Thursday, September 18, 2014

"For profit" prisons

I see a lot of people complaining about the vile concept of "prisons for profit". The implied "solution" they seem to be suggesting is to make governments run them all again "non-profitably".

That's a non-solution.

That's like saying since murder-for-hire is a bad thing, we should have "tax"-funded murders instead (oh, wait...). Or charity murders. The root problem isn't always how you pay for something; sometimes it's the thing you are paying for.

Prisons are the problem, not whether they are for profit or "tax" funded.



  1. "We" gotta do something with law breakers...

    Here's my friend JD's idea

  2. I've always supported the idea of the perp paying reparations + damages to the victim, or to his estate if the victim is deceased. The reasoning is as follows.

    Say I get mugged. On a typical day at work I don't carry much cash, but I'll have my backpack containing lunch, an Android tablet and a few sundries. The perpetrator gets away with perhaps $50 in cash plus stolen goods which he can sell for perhaps another $50 if he's lucky. Total profit to the criminal, $100 or so.

    However, I've lost not just my cash and the tablet, but also my wallet, backpack and sundries. My replacement costs are much higher than his profit, say $500. Sending the perp to prison might give me a moment of schadenfreude, but it doesn't reimburse my $500.

    Of course, if I resist then I may end up needing new shoes or a new overcoat, adding to the cost. I could be injured and incur medical expenses or loss of earnings, which sends the cost skyrocketing. In the end it's not impossible I could be out of pocket to the tune of $10,000 or more, all for a mugging where the criminal makes a paltry $100.

    The present system punishes the criminal but does nothing to help the victim. Even if some form of victim compensation existed, you can bet it would be paid for from taxation (i.e. more theft from people who haven't committed a crime against me) and not by the actual perpetrator.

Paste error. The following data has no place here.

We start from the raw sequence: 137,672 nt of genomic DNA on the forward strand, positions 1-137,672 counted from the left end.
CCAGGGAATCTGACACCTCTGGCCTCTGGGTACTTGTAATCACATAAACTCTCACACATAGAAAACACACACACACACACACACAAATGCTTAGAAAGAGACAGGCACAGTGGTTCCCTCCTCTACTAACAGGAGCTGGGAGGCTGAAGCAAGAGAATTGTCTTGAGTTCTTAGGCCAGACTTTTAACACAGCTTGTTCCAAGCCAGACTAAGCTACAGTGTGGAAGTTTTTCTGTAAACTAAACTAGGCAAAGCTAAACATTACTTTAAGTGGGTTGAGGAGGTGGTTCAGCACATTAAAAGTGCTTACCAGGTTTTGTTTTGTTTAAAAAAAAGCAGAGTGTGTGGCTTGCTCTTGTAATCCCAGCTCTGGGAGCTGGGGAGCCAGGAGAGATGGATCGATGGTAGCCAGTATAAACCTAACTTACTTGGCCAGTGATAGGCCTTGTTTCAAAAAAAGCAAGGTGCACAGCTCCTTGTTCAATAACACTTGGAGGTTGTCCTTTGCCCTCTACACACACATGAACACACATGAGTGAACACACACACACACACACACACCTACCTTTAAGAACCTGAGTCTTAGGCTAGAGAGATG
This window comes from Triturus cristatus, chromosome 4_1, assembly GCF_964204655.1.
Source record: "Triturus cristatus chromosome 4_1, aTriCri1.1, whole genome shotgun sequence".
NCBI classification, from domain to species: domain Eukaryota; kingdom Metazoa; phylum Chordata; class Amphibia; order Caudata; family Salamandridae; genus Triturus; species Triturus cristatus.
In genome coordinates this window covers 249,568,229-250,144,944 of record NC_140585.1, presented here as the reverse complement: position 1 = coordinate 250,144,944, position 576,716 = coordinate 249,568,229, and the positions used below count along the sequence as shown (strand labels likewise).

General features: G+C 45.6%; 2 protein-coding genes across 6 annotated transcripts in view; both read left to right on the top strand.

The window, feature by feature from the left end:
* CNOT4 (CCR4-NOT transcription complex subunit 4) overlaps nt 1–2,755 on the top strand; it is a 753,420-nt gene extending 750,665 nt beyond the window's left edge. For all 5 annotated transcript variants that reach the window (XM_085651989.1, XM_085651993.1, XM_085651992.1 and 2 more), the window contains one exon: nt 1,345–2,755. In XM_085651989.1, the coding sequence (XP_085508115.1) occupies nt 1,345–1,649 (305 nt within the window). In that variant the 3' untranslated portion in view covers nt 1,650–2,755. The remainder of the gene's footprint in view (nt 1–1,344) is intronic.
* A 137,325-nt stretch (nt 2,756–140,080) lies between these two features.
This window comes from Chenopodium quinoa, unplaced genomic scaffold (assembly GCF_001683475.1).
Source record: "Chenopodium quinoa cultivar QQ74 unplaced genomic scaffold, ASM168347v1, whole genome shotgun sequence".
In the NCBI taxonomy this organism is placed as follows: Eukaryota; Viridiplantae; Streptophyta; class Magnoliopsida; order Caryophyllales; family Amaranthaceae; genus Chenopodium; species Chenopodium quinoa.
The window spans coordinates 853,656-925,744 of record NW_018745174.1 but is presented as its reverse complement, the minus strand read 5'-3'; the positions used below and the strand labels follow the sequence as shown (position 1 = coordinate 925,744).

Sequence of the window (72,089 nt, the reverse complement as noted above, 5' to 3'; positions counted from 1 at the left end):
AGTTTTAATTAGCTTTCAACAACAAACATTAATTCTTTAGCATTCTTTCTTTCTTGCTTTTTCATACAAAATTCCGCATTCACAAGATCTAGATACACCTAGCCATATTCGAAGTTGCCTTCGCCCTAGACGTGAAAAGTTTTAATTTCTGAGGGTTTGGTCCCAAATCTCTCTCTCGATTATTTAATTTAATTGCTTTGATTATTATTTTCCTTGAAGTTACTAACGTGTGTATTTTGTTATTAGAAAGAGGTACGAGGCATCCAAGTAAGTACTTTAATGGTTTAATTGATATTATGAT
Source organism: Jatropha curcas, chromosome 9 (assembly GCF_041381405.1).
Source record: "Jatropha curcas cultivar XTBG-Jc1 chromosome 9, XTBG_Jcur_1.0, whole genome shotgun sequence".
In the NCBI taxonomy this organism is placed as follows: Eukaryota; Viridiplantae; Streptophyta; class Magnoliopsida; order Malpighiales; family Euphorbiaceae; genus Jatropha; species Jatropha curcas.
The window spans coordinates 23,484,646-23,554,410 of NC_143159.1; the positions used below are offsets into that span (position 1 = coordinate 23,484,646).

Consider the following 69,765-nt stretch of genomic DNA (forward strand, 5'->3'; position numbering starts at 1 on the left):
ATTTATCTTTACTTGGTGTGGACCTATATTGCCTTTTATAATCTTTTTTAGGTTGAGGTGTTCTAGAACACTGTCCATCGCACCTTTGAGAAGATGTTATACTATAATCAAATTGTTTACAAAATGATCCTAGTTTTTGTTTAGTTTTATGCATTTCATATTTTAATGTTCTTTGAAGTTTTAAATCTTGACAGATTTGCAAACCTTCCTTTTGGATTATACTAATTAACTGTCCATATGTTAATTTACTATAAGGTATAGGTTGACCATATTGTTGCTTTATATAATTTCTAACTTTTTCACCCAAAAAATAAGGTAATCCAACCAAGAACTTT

I think a just system would force the perpetrator(s) to reimburse the victim(s) based on their losses, then apply punitive damages, again payable to the victim, based on the perpetrator's ability to pay. That way, if I'm wealthy but my hobby is beating up rough sleepers, my victims are reimbursed, by me, based on THEIR material losses (slight) but MY ability to pay damages (large).

    If the perp pays up, fine. We're done and dusted. Everyone goes home. Only if the perp refuses pay or is considered a flight risk should actual incarceration occur, and even then it should only be incarceration while he works off the debt.

  3. A free market would easily discourage absconders, and it might yet do it despite the state.

    Statists will scream at this, but here goes:

    Imagine a dark net version of kickstarter or indigogo.

    Some little shitbag costs you, and you don't want to waste time with the useless statist cops, who won't catch him anyway.

    for five minutes and a small fee (perhaps it'll be refunded when the creep comes to his senses) you enter the description and the place.

    Suddenly little creep has a price on his head, his knee caps, his hands or whatever else. He now has a few hours to make contact and start negotiating compensation.

    perhaps the site bombs social media users in your area with "wanted" notices and the reward amount.

    If the miscreant hasn't made contact within the allotted time, some very nasty people will be sharpening up knives or charging up cordless drills.

    let's say that a small fee from each contract goes into a kitty, to richly reward anyone who hunts down the murderer of a client of the site.

    I suspect that miscreants would be very few and far between, and most would be very keen to pay compensation, taking out high interest loans to do so if that is necessary.

    1. One thing I'm quite sure of is that none of us can imagine, fully, the solutions that will be put into action. Personally, I would avoid anything that smelled like revenge or punishment. It would be too easy to end up owing the bad guy compensation of his own. But, others might not be too worried about that.
      I do think "social media", or whatever comes after it, will play a big role in any future justice assurance.

    2. I agree fully, that predicting the free market future is like trying to predict women's fashions five years from now.

      We know there will be womens' fashions, but we are not central planners, decreeing what different designers will be coming up with and individual women choosing to buy - or to leave in the shops. so we are going to get big chunks of our guesses wrong.

      There will always be nasty stuff going on (I know I'm stating the obvious and that neither you nor any other libertarian has ever claimed that bad deeds and bad people will somehow vanish), but at least without a state, it won't be on such a large scale, and without central banks and their counterfeiting, and without taxes, it will be far less funded.

      Though I personally disagree with vendetta, the idea of compensation for loss suffered, plus a punitive element, is not inconsistent with the price for buying off the desire to indulge in vendetta.

      That potential for vendetta is certain to focus the mind of any miscreant with an IQ of greater than about 70